———UPDATE 10:30 AM ———
Here is a look at the forecast as of 10:30 Wednesday Morning.
———-Original Story ———
Good Morning Central Coast! A large "atmospheric river" system is headed our way and will make for a dangerous day across the west coast with significant flooding and wind risks here for the Central Coast.
Here is a rundown of the storm, I will continue to update this story through the morning hours as more information on the storm becomes available.
Starting off the morning the warm front associated with our strong system is pushing through. This will result in light to moderate rainfall through the morning hours. Other than complicating the morning commute this will be mild and do little more than be an appetizer for the main event that will push through later tonight into Thursday Morning.
Accumulations from the warm front will stay under half an inch for most, slightly higher totals are expected for northern San Luis Obispo County.
After the early showers there will likely be an imperfect lull. I call it that because I think there will be less activity but I can't say some showers are not possible or even likely. This lull takes place from the later morning into the mid-afternoon. After that heavier rain becomes likely.
Right now models are showing the cold front to slam into the Central Coast around 7pm and heavier rain (and even thunderstorms) are in the forecast into the early overnight. After the heavy rain, the system will back off but showers are likely to continue into and thru Thursday but much less intense than the frontal passage.
During the frontal passage, some very high rain rates are possible. 1"/Hr. rates are possible. Flooding is a concern and a flood watch has been issued for Wednesday. Essentially urban and small stream flooding is possible but also there is some concern about the Alisal Fire burn scar area.
In total 1-4" of rain are possible with more in higher elevations.
This IS an Atmospheric River event. On a scale of 5, this event will be a 2 locally and a 3 in the Bay Area. An atmospheric river is a stream of moisture supply in the air over our heads. The term "river" is not at all inaccurate, at times these atmospheric rivers contain as much moisture as a large river at its mouth. Knowing where this supply is pointed is important in determining where flooding may be possible or likely.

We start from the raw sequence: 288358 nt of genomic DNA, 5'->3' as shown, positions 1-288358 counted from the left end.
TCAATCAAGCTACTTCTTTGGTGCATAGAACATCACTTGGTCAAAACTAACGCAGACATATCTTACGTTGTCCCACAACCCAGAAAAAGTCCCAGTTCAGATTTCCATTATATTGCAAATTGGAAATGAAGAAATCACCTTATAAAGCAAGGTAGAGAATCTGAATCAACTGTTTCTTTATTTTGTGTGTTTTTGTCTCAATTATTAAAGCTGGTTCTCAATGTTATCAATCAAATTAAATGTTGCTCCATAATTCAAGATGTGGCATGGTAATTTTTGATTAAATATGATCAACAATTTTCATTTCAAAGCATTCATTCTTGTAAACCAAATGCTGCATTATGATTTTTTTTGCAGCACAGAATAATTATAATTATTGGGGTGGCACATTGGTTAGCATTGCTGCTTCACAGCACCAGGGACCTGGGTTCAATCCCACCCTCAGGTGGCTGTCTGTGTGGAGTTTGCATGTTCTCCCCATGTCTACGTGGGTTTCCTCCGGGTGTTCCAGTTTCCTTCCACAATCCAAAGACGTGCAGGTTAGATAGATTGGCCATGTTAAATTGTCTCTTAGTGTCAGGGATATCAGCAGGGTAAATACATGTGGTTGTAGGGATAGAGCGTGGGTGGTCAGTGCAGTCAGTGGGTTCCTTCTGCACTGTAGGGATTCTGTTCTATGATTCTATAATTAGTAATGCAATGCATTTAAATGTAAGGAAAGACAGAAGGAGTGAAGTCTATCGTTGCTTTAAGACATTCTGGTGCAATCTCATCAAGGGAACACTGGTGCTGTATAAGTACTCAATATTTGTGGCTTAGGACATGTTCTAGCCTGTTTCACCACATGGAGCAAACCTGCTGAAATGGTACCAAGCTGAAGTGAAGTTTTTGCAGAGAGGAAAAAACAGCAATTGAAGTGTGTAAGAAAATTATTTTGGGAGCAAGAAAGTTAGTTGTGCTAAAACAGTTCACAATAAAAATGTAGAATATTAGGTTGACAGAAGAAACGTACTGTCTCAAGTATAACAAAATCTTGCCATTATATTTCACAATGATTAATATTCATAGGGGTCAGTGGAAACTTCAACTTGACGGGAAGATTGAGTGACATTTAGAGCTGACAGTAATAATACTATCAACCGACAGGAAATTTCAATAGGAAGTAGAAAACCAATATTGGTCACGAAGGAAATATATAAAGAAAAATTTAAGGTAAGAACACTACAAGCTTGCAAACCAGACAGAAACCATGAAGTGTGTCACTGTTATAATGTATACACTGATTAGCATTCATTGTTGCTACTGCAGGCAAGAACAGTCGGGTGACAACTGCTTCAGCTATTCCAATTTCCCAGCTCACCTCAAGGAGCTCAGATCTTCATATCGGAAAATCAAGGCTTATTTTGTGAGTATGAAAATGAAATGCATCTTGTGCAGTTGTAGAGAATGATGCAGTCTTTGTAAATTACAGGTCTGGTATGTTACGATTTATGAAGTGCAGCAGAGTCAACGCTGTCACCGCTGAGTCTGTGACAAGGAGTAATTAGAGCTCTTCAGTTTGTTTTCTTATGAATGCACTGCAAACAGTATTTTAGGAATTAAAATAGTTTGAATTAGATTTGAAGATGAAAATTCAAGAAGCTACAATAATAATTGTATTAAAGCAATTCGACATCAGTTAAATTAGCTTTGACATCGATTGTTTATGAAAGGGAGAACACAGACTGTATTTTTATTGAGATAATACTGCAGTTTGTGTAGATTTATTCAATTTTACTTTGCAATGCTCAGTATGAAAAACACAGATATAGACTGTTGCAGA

Thunderstorms are also possible since cold air associated with the storm does look to destabilize the air to the point where it is possible. The Storm Prediction Center has Northern and parts of Central California in their convective outlook. Where thunderstorms take place rainfall rates can be high and localized high winds and hail are also possible.
Winds will be high. SE-S winds 30-45mph with gusts to 60mph are likely across the area Wednesday.
With all the winds, a lot of energy is going into the water. Already swell/surf is 8-10ft and an advisory is in place, a high surf warning is in place for waves that will build to 16-22ft.
The heaviest rains will end during the overnight Wednesday into Thursday, however more lingering showers are likely for much of Thursday.
After the system wanes Thursday, Friday and Saturday look to be a break before more rain comes Sunday. That system will not be as wet as the Wednesday into Thursday storm.
Take caution today Central Coast! With quickly changing conditions now is a good time to have multiple ways to receive alerts, download the KSBY Microclimate Weather App to get alerts for your location.
Chief Meteorologist Dave Hovde will have the latest on the storm this evening and overnight.